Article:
Mack Calvin says he never felt so silly on a basketball court.
The game as he had always known it was a hodgepodge of ceaseless motion, neither the players nor the ball stopping in one place for long. But there he stood near midcourt, the ball cradled in his arms and his feet virtually cemented to the floor.
Two nights in a row, they brilliantly executed a slowdown strategy conceived by Coach Bob Boyd and pulled off the upset of the 1968-69 season -- and almost did it twice.
In an era of college basketball that predated the shot clock, which would have required them to attack, the Trojans virtually sat on the ball for long stretches of a 61-55 double-overtime UCLA victory on a Friday evening at the Sports Arena and a 46-44 USC victory the next night at Pauley Pavilion.
With UCLA sitting back in a zone defense, the 6-foot Calvin and his teammates dictated the action . . . by taking no action.
"It was an uncomfortable feeling," Calvin admits. "It really felt pretty strange, but it worked. We made history."
Even shot-clock advocate and UCLA Coach John Wooden had to applaud the Trojans, telling reporters afterward, "I was surprised they could execute the stall as well as they did."
Though he was no fan of the clock-milking strategy employed by the Trojans, Wooden said recently, "I certainly understood the reason for using it against us. I didn't think it was good for the game, but I think I would have done the same thing if the shoe were on the other foot. It was a good strategy on Bob's part."
In March 1969, the UCLA basketball dynasty was in full flower. After their Friday night victory over USC, the Bruins had won 41 consecutive games since losing to Houston in the famous Astrodome game 14 months earlier. A perfect 25-0 to start the season, they'd won 45 in a row in Pacific 8 Conference play and 17 in a row against USC. They were 51-0 in Pauley Pavilion.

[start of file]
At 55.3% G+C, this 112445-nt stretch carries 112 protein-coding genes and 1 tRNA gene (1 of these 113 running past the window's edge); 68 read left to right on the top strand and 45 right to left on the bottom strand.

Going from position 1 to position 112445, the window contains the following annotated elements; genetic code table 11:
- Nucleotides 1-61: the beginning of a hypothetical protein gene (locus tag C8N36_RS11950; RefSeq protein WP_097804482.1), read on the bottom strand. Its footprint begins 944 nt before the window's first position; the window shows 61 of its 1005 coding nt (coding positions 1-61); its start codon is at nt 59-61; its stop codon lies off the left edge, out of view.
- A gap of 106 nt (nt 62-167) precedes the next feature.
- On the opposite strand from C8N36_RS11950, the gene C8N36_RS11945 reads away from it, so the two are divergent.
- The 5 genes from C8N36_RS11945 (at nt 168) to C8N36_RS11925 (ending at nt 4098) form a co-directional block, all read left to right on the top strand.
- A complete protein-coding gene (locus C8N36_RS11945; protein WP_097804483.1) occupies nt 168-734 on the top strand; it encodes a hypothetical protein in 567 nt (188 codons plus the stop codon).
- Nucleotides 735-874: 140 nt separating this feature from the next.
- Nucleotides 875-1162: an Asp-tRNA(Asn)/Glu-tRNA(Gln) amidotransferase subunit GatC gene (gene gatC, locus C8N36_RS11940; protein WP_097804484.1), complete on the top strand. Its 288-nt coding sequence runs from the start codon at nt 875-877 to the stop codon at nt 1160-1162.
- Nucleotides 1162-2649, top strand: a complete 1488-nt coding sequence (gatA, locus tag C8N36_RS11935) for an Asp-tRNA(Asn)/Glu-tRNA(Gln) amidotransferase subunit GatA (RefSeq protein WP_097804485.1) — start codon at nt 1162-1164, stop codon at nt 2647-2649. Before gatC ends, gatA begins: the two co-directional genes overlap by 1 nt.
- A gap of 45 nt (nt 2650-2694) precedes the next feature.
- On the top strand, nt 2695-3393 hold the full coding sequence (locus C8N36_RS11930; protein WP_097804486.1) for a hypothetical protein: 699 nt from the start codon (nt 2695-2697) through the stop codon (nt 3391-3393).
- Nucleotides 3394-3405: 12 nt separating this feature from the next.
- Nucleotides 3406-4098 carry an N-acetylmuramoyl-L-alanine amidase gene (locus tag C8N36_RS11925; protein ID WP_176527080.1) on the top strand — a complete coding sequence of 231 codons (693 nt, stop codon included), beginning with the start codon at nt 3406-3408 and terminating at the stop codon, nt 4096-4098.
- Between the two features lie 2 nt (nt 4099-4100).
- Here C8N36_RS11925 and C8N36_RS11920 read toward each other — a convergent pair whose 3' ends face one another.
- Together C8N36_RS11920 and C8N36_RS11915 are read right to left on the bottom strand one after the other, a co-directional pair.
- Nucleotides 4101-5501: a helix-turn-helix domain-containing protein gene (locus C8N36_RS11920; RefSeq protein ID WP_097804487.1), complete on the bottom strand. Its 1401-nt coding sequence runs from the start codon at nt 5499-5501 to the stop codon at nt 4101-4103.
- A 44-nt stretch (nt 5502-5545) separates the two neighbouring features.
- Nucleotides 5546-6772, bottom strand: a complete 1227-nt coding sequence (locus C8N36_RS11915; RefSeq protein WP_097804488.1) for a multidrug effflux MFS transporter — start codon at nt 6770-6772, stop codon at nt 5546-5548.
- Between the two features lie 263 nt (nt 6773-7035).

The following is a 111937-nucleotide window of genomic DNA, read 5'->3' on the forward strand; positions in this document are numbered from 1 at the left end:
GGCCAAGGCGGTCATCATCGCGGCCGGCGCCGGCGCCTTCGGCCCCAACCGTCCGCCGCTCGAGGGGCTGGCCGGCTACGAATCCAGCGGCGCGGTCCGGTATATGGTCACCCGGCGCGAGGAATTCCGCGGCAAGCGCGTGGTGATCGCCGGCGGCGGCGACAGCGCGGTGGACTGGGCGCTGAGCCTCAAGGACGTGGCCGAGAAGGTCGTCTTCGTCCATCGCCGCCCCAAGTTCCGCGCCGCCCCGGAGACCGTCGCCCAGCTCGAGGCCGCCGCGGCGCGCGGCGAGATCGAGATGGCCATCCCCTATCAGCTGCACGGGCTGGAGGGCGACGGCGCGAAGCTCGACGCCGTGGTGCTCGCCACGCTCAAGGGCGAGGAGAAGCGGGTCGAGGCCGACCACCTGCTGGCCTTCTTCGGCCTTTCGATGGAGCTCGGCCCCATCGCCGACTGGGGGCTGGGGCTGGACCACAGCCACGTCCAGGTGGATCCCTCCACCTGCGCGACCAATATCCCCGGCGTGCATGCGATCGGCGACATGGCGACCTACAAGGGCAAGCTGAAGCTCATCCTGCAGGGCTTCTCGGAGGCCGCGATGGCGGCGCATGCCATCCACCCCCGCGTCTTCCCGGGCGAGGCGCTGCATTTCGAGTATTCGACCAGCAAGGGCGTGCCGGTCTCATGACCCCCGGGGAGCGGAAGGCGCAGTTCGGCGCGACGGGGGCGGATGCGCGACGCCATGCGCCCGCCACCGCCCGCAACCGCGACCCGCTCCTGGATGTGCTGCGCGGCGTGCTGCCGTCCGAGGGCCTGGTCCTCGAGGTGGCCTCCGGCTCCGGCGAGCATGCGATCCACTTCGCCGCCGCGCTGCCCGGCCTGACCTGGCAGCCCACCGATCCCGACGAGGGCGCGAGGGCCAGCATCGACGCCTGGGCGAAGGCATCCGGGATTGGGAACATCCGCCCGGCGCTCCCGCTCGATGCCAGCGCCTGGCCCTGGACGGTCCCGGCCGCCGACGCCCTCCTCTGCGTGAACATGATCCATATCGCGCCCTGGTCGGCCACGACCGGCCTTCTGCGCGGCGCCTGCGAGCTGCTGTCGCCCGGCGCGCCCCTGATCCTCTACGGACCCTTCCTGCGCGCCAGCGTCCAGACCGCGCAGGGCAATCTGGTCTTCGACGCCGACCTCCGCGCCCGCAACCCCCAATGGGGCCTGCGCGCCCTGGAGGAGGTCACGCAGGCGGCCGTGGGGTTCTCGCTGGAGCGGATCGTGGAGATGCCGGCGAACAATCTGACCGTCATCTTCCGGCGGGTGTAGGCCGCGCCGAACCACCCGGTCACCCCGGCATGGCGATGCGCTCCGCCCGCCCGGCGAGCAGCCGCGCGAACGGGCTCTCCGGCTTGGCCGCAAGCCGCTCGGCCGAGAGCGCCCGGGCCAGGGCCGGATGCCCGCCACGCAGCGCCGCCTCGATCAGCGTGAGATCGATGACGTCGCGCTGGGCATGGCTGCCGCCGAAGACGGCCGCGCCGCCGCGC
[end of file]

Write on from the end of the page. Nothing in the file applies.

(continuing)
Calvin, later a five-time American Basketball Assn. All-Star and a short-time Laker, says the thrill of defeating Alcindor and the Bruins in his final college game was never topped.
"It was the single greatest thing that happened to me in basketball," says Calvin, a Long Beach-based real estate developer who played 11 pro seasons and later coached the Clippers for two games. "I've always been a positive guy, but I never thought we could beat those guys. And from a psychological standpoint, we were really down after that Friday night game."
With seconds left in overtime, USC seemingly had the Friday game won before UCLA's Lynn Shackelford converted a long, last-second jumper, tying the score. UCLA pulled away in the second overtime, dropping USC's record to 14-11.
Calvin, 61, recalls an agonizing late-night bus ride back to the Wilshire Hotel, where the Trojans gathered for a postgame meal. The silence was so pervasive and the disappointment so acute, he says, "you could almost hear a rat licking ice.
"No one said a word."
Earlier, he says, the Trojans had all been crying, believing they had squandered their one realistic chance at an upset.
So when Boyd told his dispirited troops, "Guys, we're going to beat them tomorrow," Calvin was more than skeptical.
"I thought he was drunk," Calvin says, laughing. "I said, 'This guy is whacked.' There was no way in hell we were going to beat them at their place after what we'd been through."
Says Boyd, "I had to say something."
Before the rematch in Pauley Pavilion, which had opened its doors only four years earlier, UCLA fans unfurled a banner proclaiming, "Stalls are for Horses."
Undeterred, the Trojans mimicked their Friday night plan. In a tense, dramatic game that was almost a carbon copy of the previous night's nail-biter, they attempted only 20 shots but made 12, going eight for nine in the second half. Alcindor was limited to only four shots, made three and scored 10 points.
And when Ernie Powell made the game-winning shot from the right side with six seconds to play, the arena fell silent -- except for the ensuing party in the visitors' locker room.
Roared Boyd, whose teams had been 0-7 against the Bruins, "They're damned lucky we didn't beat them twice."
While UCLA went on to claim its third consecutive NCAA championship and fifth in six years, wrapping up the Alcindor era with an 88-2 record, USC ended its disappointing season on a high note -- and with a memory to last a lifetime.
Calvin says he and his teammates were later ribbed about their strategy, but they weren't about to apologize.
"It was a very unorthodox way to play and, depending on which side of the table you sit, some would say it was a chicken way to play," Boyd says. "But I think a coach is responsible for devising a plan that, if executed, could win the game."
Which is what he did, of course.
Says Calvin, noting the bottom line, "We took the greatest player in the history of the NCAA out of the game and beat probably one of the top five teams in the history of college basketball."
And almost did it twice.